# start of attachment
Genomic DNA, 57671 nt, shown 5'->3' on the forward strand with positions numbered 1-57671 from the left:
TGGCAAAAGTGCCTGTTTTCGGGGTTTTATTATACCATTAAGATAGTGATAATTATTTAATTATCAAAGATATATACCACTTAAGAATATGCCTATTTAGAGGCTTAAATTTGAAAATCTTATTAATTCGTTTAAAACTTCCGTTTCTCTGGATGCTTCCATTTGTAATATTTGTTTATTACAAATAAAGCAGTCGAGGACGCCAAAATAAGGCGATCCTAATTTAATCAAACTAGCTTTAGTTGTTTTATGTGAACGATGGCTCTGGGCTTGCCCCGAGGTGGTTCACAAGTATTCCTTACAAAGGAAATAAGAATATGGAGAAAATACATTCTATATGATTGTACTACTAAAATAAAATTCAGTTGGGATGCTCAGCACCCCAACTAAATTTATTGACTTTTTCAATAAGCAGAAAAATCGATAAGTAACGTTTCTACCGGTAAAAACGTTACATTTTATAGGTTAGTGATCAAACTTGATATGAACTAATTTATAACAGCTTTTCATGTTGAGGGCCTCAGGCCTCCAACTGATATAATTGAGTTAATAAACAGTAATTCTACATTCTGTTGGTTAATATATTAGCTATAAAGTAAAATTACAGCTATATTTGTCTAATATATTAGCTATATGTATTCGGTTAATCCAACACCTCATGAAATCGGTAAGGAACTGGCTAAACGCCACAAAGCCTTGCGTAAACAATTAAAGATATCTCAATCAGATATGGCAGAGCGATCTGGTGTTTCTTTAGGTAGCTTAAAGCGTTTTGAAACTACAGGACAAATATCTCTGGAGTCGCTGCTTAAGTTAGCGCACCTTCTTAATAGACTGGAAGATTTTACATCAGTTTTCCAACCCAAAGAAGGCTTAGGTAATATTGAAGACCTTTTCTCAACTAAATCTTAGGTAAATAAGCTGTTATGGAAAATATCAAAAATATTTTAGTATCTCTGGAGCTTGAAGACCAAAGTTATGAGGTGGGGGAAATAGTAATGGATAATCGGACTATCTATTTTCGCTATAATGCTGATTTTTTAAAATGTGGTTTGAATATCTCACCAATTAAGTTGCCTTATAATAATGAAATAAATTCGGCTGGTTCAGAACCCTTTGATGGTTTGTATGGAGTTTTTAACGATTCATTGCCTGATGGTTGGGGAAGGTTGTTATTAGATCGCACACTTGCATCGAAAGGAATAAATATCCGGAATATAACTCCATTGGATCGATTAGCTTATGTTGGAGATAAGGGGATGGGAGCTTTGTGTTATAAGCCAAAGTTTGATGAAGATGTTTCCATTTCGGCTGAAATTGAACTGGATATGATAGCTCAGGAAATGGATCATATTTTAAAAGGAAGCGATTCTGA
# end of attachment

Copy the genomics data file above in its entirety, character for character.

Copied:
Genomic DNA, 57671 nt, shown 5'->3' on the forward strand with positions numbered 1-57671 from the left:
TGGCAAAAGTGCCTGTTTTCGGGGTTTTATTATACCATTAAGATAGTGATAATTATTTAATTATCAAAGATATATACCACTTAAGAATATGCCTATTTAGAGGCTTAAATTTGAAAATCTTATTAATTCGTTTAAAACTTCCGTTTCTCTGGATGCTTCCATTTGTAATATTTGTTTATTACAAATAAAGCAGTCGAGGACGCCAAAATAAGGCGATCCTAATTTAATCAAACTAGCTTTAGTTGTTTTATGTGAACGATGGCTCTGGGCTTGCCCCGAGGTGGTTCACAAGTATTCCTTACAAAGGAAATAAGAATATGGAGAAAATACATTCTATATGATTGTACTACTAAAATAAAATTCAGTTGGGATGCTCAGCACCCCAACTAAATTTATTGACTTTTTCAATAAGCAGAAAAATCGATAAGTAACGTTTCTACCGGTAAAAACGTTACATTTTATAGGTTAGTGATCAAACTTGATATGAACTAATTTATAACAGCTTTTCATGTTGAGGGCCTCAGGCCTCCAACTGATATAATTGAGTTAATAAACAGTAATTCTACATTCTGTTGGTTAATATATTAGCTATAAAGTAAAATTACAGCTATATTTGTCTAATATATTAGCTATATGTATTCGGTTAATCCAACACCTCATGAAATCGGTAAGGAACTGGCTAAACGCCACAAAGCCTTGCGTAAACAATTAAAGATATCTCAATCAGATATGGCAGAGCGATCTGGTGTTTCTTTAGGTAGCTTAAAGCGTTTTGAAACTACAGGACAAATATCTCTGGAGTCGCTGCTTAAGTTAGCGCACCTTCTTAATAGACTGGAAGATTTTACATCAGTTTTCCAACCCAAAGAAGGCTTAGGTAATATTGAAGACCTTTTCTCAACTAAATCTTAGGTAAATAAGCTGTTATGGAAAATATCAAAAATATTTTAGTATCTCTGGAGCTTGAAGACCAAAGTTATGAGGTGGGGGAAATAGTAATGGATAATCGGACTATCTATTTTCGCTATAATGCTGATTTTTTAAAATGTGGTTTGAATATCTCACCAATTAAGTTGCCTTATAATAATGAAATAAATTCGGCTGGTTCAGAACCCTTTGATGGTTTGTATGGAGTTTTTAACGATTCATTGCCTGATGGTTGGGGAAGGTTGTTATTAGATCGCACACTTGCATCGAAAGGAATAAATATCCGGAATATAACTCCATTGGATCGATTAGCTTATGTTGGAGATAAGGGGATGGGAGCTTTGTGTTATAAGCCAAAGTTTGATGAAGATGTTTCCATTTCGGCTGAAATTGAACTGGATATGATAGCTCAGGAAATGGATCATATTTTAAAAGGAAGCGATTCTGA